By Rahul Verma
It’s common wisdom now that Indian politics is undergoing a fundamental transformation. This has been fuelled by demographic changes such as a multi-fold increase in the size of the middle class, penetration of social media, withering away of old hierarchies and systemic changes in the nature of electoral competition among others.
The social and geographical expansion of the Bharatiya Janata Party (BJP) since 2014 has altered the political landscape resulting in further marginalisation of the Congress, the decimation of the Left Front, and the decline in the strength of state-level parties. State-level specificities that dominated the electoral discourse in the previous two decades now have diminished status in electoral analyses. Similarly, as the BJP made gains across the board, various voting blocs curated in the past along the lines of caste and class also seem to have melted in saffron colour.
2019, however, brought mixed news for the governing regime led by the BJP in New Delhi. It began under the looming shadow of losses in three state elections in the Hindi heartland in December 2018. The Lok Sabha elections in April and May, conducted in the backdrop of simmering tensions, with Pakistan recorded the highest-ever voter turnout. The BJP created history by winning it with a larger mandate. It won even in the above mentioned states with handsome margins. Ironically, a few months later in state assembly elections, the BJP struggled to form government in Haryana, failed to come back to power in Maharashtra, and badly lost in Jharkhand.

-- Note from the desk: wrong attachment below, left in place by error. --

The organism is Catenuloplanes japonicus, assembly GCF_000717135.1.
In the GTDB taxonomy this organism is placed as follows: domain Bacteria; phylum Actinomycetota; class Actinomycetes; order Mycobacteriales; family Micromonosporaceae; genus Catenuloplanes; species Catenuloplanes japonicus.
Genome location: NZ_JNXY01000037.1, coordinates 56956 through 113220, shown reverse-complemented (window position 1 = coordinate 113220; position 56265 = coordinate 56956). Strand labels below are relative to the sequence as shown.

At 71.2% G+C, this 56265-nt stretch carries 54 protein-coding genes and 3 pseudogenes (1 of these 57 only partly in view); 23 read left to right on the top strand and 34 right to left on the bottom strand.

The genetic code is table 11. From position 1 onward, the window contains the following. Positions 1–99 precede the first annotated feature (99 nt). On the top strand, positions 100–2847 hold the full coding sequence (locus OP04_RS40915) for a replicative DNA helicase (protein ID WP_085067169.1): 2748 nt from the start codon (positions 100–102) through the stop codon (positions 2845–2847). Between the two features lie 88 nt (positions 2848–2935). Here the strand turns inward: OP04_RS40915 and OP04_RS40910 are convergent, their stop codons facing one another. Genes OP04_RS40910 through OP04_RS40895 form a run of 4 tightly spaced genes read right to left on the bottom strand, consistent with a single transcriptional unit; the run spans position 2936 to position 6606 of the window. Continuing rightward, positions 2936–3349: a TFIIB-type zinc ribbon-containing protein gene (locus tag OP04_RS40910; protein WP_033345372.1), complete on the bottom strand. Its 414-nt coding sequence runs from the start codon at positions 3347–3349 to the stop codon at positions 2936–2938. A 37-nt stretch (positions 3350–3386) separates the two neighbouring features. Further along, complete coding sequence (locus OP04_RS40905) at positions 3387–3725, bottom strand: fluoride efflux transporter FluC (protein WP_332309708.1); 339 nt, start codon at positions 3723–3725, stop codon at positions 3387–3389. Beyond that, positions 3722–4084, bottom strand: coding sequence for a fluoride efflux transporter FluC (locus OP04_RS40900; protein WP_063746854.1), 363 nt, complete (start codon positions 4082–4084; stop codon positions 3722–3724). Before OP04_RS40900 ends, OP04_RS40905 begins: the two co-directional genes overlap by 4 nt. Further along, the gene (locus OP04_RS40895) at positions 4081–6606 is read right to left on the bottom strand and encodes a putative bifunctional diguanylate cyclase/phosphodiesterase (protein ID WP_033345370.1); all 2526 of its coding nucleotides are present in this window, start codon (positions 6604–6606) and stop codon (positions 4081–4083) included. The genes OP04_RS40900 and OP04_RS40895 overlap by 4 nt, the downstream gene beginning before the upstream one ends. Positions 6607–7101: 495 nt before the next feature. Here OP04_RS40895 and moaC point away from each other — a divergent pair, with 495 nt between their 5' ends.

Has identity politics struck back? We have placed far too much analytical weight on various identities such as caste, class, region, and religion to understand political fluidity in India — as if these identities are frozen in time. It remains beyond doubt that despite these electoral reversals, contemporary India as many would argue looks more saffron in its ideological makeup than at any other point since Independence. The median seems to have shifted so far towards the right that even the opposition to BJP’s politics is either mute or coloured in overt-nationalistic sentiment. What is the ideological framework on which electoral contests in India are mounted? And more importantly, how do these identities interact with the ideological structure of the day to acquire new mobilisational potential?
In the book Ideology and Identity: The Changing Party Systems of India, co-authored with Pradeep Chhibber, we make five observations. First, we suggest that Indian party politics is deeply ideological, and divisions on the appropriate role of the state have influenced the changes in the Indian party system since Independence. The different ideas on whether the state should intervene in social norms and whether it should single out disadvantaged groups for special treatment have long historical lineages. Second, we show that the movement of political parties in the ideological space marked the transition from the Congress-dominant system to a multi-party competition to a party system centred around the BJP now. These transitions had far-reaching consequences: it led to the longterm structural decline of the Congress, the rise of state-level parties in many parts of the country, and gradual expansion of the BJP as an electoral force. It also created competitive spaces that brought a very different kind of representatives in India’s Parliament and state assemblies — more rural and backward castes.